Experts

  • Position : Founder
  • Affiliation : PIR Center
complete list

Related articles

 

To say “the future is not bright for arms control” is an understatement. New START may be the last formal nuclear arms agreement between the United States and Russia. It is possible that, by 2021, for the first time in five decades, there will be no negotiated agreements in place to regulate the ...

 

Since I delivered these remarks during a Track Two meeting between US and Russian experts, my essential point remains unchanged: Washington and Moscow need to discuss nuclear weapons and doctrine, even at the toughest bilateral moments. However, there remains a major obstacle to a similar discuss...

International Task Force Declaration on the Future of the Nuclear Deal with Iran

22.03.2017

ISTANBUL, MARCH 22, 2017. PIR PRESS. — The joint comprehensive plan of action is contributing to regional and global peace; it needs the support of all parties to the agreement. We were unanimous that although the deal is not perfect, there appears to be no chance of securing a better one at present. It looks highly unlikely that either side could be compelled to enter a new negotiation which would lead to a different result. It is this or no deal in the near future. And the latter would bring us back to a path that could easily lead to miscalculation and a new disaster in the Middle East”, – Dr. Vladimir A. Orlov, Special Advisor to the PIR Center, a member of the GRF International Task Force.

On March 4-5, 2017 the second and final meeting of the Global Relations Forum (GRF) International Task Force on the future of the Joint Comprehensive Plan of Action (JCPOA) took place in Istanbul, Turkey. The International Task Force on the Future of the Nuclear Deal with Iran was launched in 2016 to focus on maintaining the positive momentum created by the JCPOA. The Task Force brought together 14 experts from China, France, India, Iran, Israel, Russia, Turkey, the United Kingdom and the United States. The Task Force study was also joined by four expert rapporteurs from China, Germany, Italy and Turkey.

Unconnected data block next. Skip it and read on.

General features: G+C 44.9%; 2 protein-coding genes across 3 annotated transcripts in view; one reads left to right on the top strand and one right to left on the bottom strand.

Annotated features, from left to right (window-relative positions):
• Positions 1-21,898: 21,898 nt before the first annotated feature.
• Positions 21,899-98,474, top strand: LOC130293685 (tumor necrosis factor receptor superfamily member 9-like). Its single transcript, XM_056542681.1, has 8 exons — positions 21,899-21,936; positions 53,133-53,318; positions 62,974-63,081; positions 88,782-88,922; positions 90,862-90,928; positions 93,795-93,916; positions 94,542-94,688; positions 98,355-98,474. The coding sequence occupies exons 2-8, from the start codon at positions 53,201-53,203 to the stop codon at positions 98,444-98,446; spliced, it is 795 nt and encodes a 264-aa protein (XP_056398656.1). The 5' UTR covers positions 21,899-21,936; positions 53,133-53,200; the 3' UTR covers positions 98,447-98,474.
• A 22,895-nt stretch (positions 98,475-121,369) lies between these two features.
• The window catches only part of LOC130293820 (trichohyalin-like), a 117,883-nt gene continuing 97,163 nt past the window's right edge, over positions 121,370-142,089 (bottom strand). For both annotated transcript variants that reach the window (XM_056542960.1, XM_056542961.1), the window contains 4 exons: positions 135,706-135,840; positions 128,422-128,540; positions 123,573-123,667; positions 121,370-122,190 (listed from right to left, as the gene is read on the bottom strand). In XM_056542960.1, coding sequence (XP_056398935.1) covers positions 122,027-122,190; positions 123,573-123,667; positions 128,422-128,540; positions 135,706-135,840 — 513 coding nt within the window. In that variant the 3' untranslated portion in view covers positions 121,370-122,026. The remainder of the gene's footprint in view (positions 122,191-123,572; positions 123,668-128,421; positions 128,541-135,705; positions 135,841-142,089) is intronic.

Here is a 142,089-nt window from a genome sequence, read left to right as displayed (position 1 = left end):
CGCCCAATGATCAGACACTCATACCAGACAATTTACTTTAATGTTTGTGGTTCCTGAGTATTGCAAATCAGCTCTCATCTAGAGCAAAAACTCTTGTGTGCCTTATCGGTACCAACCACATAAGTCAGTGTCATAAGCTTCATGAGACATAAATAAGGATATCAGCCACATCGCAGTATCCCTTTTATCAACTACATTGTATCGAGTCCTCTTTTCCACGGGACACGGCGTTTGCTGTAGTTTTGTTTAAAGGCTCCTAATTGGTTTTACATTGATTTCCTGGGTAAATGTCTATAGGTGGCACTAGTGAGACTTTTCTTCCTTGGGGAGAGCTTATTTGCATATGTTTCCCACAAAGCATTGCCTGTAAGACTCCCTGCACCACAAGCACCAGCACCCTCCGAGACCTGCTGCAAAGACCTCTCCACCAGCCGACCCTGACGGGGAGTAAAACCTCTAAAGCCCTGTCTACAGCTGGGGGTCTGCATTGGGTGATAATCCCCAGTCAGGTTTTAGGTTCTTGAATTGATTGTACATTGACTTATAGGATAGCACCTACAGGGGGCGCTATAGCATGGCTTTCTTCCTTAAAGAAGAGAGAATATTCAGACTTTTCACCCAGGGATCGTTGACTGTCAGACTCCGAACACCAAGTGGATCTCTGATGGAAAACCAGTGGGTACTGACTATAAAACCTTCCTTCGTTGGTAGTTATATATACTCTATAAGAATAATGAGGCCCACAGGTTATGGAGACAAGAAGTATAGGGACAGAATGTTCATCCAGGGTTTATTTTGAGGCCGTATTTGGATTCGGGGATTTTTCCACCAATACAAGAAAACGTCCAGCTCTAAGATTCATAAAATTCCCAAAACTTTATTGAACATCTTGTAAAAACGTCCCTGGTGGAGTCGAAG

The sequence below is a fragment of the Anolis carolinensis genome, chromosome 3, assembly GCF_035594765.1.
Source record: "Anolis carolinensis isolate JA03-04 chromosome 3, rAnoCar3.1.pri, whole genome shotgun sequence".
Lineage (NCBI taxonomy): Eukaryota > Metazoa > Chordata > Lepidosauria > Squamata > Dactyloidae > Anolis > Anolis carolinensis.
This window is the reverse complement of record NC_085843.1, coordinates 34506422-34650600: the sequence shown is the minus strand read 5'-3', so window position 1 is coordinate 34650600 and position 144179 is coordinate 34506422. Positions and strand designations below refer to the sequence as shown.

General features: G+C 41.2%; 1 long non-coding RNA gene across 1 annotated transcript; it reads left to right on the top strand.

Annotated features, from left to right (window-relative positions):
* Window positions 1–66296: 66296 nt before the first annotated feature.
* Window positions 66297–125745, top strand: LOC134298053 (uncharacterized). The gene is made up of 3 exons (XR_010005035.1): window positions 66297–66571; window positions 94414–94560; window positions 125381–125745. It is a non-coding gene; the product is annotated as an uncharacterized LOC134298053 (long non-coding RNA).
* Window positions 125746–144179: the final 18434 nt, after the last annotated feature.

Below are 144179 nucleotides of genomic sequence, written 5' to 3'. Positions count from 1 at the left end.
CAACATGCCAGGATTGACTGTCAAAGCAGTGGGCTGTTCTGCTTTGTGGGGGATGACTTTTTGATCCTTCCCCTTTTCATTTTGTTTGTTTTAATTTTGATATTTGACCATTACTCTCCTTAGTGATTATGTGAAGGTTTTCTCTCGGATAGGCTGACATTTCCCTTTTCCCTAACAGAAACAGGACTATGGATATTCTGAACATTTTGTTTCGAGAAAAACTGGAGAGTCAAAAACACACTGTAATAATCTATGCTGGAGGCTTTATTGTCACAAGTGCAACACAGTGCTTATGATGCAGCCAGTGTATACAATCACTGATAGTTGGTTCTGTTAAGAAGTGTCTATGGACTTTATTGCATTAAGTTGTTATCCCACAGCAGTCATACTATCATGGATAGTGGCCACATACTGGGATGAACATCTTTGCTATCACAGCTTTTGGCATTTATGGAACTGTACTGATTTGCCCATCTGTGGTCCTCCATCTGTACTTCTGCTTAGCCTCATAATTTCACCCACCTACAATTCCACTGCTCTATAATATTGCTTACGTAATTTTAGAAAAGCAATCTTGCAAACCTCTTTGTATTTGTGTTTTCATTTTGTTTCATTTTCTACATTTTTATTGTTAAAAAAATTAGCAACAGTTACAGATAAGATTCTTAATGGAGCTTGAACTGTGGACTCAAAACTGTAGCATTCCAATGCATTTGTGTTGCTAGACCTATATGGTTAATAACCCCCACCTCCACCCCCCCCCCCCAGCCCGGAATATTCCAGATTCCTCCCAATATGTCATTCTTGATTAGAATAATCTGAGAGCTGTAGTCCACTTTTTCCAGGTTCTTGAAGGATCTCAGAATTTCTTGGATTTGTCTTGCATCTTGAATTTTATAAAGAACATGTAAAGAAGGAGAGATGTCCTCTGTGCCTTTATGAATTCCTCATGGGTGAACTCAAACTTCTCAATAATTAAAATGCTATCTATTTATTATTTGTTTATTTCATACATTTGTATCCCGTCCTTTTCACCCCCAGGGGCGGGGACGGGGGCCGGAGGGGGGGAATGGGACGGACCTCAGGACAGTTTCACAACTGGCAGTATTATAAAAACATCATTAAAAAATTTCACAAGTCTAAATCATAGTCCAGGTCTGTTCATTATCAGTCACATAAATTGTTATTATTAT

On March 17, 2017, the Task Force has adopted the Declaration on the JCPOA. The full text of the declaration is below:

“On 4-5 March, the Global Relations Forum (GRF) International Task Force, of which we are all members, held its second and final meeting in Istanbul to reflect on the Joint Comprehensive Plan of Action (JCPOA) - the Iran nuclear deal - concluded by Iran and the P5+1 on 14 July 2015. We noted that despite the predictable challenges of executing an ambitious and technically complex deal, it has so far been implemented successfully.

As confirmed by the IAEA, Iran has taken the steps it had committed to under the JCPOA to reassure the international community about its nuclear program, including through removing 13,000 centrifuges, disposing of all but 300kg of its 8,000kg stockpile of enriched uranium, and extracting the core of the plutonium-fueled research reactor at Arak. The IAEA has begun an inspection and monitoring regime of unprecedented depth and has reported that Iran has kept within the tight limits set out in the agreement.

The P5+1 in turn have rolled back their nuclear-related sanctions as they committed to do. Inevitably it is taking time for international businesses to resume normal trading and investment relations with Iran but we are optimistic that, over time, this will happen.

Despite this, the nuclear agreement has critics in two key capitals: Washington and Tehran. With a change of administration in the US and the impending elections in Iran, it is not difficult to imagine circumstances in which the nuclear agreement could still fail.